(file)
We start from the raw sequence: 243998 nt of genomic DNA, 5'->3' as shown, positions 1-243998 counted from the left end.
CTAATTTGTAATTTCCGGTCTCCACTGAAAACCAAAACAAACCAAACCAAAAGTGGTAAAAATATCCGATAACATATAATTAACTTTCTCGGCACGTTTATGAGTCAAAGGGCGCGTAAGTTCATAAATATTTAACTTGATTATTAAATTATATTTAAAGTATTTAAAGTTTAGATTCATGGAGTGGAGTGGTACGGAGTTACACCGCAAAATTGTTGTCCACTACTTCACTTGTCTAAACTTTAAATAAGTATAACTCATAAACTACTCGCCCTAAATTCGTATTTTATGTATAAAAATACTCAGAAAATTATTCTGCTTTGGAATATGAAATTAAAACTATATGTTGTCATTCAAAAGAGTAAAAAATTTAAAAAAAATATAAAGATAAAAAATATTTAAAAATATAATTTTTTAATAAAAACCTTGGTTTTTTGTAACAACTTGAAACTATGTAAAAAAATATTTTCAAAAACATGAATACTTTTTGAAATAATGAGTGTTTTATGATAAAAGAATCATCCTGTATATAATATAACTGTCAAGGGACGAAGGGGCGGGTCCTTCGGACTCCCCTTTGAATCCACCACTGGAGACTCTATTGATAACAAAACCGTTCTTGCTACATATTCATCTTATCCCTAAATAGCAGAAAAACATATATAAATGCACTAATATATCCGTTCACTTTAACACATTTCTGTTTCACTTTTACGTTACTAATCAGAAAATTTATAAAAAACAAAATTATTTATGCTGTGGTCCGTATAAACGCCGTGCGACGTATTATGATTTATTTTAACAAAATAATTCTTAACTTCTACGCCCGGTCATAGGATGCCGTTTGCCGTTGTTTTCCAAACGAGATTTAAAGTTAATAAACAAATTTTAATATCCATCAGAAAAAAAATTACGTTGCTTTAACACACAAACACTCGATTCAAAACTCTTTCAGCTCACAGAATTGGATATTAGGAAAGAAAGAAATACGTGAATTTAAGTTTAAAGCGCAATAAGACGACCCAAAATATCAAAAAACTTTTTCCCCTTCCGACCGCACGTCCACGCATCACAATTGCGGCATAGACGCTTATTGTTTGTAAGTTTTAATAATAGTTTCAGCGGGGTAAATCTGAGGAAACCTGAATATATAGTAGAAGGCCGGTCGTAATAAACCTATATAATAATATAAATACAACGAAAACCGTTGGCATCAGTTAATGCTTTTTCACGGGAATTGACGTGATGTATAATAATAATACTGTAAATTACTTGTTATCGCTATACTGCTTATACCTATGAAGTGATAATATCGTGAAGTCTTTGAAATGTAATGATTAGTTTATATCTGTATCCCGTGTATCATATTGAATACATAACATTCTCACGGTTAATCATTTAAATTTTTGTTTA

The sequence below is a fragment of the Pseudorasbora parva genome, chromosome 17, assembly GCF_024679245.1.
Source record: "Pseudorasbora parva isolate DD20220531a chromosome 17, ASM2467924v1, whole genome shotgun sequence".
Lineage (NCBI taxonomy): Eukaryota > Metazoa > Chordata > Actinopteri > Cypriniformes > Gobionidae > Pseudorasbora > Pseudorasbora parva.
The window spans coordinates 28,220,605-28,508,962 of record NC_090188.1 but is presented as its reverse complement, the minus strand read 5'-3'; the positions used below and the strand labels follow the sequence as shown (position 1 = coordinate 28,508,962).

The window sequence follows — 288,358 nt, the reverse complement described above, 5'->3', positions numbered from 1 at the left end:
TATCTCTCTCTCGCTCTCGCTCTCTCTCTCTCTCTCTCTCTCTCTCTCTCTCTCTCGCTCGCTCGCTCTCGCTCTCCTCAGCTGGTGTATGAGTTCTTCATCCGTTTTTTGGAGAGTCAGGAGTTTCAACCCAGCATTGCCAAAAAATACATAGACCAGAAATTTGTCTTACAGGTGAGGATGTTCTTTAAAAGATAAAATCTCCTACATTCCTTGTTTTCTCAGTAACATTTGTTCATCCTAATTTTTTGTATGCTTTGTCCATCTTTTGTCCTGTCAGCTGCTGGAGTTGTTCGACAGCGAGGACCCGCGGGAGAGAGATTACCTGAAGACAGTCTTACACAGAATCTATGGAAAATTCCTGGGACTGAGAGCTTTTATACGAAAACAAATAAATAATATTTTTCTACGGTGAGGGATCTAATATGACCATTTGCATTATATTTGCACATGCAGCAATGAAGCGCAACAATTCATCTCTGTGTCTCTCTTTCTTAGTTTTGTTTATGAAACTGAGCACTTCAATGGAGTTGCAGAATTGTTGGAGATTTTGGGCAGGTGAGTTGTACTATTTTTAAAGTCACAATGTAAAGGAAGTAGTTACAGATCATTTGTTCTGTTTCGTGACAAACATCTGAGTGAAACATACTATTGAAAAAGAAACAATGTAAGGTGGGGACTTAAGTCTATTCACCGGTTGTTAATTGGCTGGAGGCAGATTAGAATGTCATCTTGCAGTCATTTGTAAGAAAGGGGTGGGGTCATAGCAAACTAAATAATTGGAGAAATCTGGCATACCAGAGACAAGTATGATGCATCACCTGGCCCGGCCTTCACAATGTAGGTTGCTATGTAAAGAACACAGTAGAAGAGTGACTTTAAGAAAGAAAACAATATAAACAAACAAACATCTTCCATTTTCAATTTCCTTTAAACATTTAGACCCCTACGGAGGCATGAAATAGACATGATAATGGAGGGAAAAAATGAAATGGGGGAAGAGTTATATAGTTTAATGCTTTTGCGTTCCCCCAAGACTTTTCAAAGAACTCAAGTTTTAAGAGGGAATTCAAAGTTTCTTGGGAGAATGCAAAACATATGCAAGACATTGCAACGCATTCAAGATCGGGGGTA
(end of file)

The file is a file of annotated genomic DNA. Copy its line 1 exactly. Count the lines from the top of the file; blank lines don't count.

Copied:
We start from the raw sequence: 243998 nt of genomic DNA, 5'->3' as shown, positions 1-243998 counted from the left end.